The case marked a watershed moment for celebrity relationships with the media.
In the early noughties, Sienna Miller was a tabloid fixture. Attention though, was not on her acting, despite a steady stream of high profile roles, such as Andy Warhol’s muse, Edie Sedgwick, in 2006’s Factory Girl.
Instead, the press was obsessed with Miller’s love life: who was currently sharing her bed and who’d previously been rumoured to be in it. So hungry were the media for the intimate details of Miller’s existence that she became a victim of the phone hacking scandal that eventually saw the shuttering of tabloid paper The News of the World, owned by media mogul Rupert Murdoch.
In 2011, Miller became the first celebrity to settle her claim against News Group Newspapers, receiving £100,000 after her phone was tapped and private details regarding her relationship with then-fiancé Jude Law. And while Miller could have easily kept proceedings private, she chose to bring the case publicly – for a compelling reason.
“I was living in a place and a time when the paparazzi were very toxic,” said Miller of her decision, in a new interview with Vulture, ahead her upcoming role as Beth Ailes, wife of disgraced Fox News journalist, Roger Ailes.
“I couldn’t function in that world. It was impossible to live a life and tolerate that,” she continued.
“So I sued them and got this law changed, a harassment law against paparazzi.
If I’m in London, where I’m going tonight, I can expect privacy. Rupert Murdoch hacked my phone, and I could have settled out of court and made that private, but I didn’t, because it was wrong. When pushed, I will fight back.”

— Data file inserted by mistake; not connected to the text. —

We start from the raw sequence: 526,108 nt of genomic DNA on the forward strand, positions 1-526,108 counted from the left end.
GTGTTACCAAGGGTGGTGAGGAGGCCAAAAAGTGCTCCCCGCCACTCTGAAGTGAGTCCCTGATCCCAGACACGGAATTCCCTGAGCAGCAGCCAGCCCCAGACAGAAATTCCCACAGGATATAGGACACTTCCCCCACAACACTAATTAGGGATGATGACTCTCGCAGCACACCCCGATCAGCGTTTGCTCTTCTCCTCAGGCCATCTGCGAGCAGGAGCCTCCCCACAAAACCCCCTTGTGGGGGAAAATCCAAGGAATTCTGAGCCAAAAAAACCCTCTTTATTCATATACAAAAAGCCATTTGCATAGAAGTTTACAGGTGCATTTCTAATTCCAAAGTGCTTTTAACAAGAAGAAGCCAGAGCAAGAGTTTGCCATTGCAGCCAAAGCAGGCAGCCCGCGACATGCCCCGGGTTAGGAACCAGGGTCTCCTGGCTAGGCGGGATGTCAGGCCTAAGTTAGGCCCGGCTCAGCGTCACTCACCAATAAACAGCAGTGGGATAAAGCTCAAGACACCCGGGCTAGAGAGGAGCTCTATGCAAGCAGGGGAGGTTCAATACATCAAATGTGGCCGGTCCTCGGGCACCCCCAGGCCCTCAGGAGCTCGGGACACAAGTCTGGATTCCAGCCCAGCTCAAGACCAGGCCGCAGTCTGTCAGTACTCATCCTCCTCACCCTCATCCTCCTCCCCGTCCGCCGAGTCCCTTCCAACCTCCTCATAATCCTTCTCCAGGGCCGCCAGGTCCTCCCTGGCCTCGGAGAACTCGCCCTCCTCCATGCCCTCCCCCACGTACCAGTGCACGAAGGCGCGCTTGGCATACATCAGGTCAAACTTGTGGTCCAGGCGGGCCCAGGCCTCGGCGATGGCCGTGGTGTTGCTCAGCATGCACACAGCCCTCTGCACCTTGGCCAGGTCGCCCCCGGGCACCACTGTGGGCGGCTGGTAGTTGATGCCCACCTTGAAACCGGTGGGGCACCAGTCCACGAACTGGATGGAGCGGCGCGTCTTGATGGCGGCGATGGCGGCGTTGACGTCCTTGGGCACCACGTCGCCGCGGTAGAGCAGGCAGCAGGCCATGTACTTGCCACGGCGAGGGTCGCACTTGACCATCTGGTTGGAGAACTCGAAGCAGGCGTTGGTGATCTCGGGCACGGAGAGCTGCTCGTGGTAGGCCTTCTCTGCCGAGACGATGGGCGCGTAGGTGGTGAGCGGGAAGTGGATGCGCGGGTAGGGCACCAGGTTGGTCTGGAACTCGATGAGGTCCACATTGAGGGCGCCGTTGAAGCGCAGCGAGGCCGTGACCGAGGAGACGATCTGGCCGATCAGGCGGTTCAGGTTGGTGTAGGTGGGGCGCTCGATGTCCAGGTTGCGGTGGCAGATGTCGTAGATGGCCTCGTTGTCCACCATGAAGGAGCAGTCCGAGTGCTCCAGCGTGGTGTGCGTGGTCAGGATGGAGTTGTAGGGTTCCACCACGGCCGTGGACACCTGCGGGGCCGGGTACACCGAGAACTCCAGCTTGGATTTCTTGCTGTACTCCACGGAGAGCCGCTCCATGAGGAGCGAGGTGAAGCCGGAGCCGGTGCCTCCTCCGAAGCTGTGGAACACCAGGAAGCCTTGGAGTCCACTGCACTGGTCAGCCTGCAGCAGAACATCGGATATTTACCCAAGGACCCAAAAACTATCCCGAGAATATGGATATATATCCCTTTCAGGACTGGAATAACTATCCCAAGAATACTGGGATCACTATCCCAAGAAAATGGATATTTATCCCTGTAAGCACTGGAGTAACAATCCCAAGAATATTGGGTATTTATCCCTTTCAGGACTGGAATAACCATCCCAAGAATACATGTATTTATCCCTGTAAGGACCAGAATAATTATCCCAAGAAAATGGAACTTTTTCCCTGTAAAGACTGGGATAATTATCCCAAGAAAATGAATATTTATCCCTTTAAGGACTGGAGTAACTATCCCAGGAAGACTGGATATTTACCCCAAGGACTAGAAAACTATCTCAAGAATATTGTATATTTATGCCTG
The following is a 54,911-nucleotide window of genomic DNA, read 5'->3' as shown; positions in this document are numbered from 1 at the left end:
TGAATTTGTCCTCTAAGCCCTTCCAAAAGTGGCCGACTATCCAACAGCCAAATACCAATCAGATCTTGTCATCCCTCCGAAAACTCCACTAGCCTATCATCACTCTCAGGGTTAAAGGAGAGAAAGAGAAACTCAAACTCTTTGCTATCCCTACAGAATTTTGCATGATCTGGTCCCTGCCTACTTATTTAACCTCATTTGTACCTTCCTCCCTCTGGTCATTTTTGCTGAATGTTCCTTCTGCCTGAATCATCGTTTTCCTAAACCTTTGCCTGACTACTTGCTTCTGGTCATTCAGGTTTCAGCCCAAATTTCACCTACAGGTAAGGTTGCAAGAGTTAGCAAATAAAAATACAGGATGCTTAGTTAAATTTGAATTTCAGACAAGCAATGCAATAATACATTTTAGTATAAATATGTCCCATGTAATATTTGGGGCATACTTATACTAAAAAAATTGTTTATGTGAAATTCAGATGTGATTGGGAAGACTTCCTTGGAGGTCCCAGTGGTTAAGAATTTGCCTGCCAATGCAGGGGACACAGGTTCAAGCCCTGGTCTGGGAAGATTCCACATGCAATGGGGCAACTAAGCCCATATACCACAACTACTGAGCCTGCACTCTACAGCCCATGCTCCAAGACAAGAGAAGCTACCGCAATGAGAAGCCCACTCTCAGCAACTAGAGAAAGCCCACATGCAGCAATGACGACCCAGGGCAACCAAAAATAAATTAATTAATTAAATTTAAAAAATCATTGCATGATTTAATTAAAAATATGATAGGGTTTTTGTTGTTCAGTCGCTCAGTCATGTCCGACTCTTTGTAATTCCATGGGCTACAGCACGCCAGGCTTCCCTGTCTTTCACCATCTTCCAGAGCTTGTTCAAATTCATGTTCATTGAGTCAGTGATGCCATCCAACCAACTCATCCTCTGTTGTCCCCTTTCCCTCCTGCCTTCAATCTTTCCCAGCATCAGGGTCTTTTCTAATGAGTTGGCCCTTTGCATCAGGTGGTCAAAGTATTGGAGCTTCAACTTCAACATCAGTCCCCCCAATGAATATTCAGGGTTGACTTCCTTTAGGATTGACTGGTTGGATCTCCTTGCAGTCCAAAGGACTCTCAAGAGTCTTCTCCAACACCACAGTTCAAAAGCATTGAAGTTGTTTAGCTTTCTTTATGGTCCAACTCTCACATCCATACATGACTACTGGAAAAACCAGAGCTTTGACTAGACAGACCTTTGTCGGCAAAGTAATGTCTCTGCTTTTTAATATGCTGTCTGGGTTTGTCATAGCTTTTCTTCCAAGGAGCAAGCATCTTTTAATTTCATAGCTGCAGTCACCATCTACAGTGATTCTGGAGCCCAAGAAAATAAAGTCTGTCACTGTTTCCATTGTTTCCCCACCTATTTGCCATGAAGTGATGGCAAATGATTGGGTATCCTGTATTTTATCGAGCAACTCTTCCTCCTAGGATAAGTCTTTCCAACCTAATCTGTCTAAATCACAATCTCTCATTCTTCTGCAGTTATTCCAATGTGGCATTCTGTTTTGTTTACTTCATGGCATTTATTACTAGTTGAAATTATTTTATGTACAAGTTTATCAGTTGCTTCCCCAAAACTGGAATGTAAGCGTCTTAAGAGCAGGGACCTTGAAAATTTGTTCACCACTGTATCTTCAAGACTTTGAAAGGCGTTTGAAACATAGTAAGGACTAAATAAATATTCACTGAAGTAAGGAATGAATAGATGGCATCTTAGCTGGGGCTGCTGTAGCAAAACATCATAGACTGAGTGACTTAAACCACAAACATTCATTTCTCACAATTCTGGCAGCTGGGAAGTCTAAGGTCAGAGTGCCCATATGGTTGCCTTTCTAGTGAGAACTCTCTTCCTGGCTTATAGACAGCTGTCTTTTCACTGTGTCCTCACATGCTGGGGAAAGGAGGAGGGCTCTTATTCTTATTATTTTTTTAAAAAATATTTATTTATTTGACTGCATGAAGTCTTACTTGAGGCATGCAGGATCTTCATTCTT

Miller’s action was part of a moment that saw a huge shift in power dynamics between celebrities, the papers that wrote about them, and who controlled the narratives that the public received. Now stars primarily use social media to debunk false reports about them and communicate directly with their audiences – and as a result, the power traditional newspapers and magazines wield over a celebrity’s public image has drastically reduced. It’s not difficult to see how the legacy Miller’s legal action left runs through movements like Time’s Up and #MeToo.
But prior to that, the reality was very different. Miller recalls the pain caused by the conjecture surrounding her love life and the bewilderment she felt as she compared the coverage she received, to that focusing on her male partners. And one incident sums up the double standards she experienced particularly well.
“The worst was [an interview with] the New York Times,” says Miller.
“I was doing my Broadway debut, and they did a profile on me and referred to my ex-fiancé [Jude Law] as a “fling.” A week later [the Times] did a profile on Jude, who also had a play on Broadway, and said he “had a three-year relationship and engagement with the actress Sienna Miller.”
“The latent sexism … the message is so clear. What they’re trying to say is that this person is frivolous and a slut, and this person I’d been engaged to and had an intense relationship with [isn’t]. It’s just disgusting. It made me angry.
I got an apology that was a centimeter long. In a publication I value as one of the most noble in the world, it was so hurtful and crushing. It’s out there; no apology will take it away. And it listed people I’d never slept with in the opening. It makes you go totally weak. It takes any power you have.”
Thankfully, she now thinks the culture has completely changed.
“Whatever this moment is, it’s significant for sure,” Miller remarks.
“I do feel like there’s been an army of women in my industry, and the Time’s Up movement has been huge for a lot of women. I got paid for the first time to act, which was a great feeling.”
A small win, but one to celebrate nonetheless.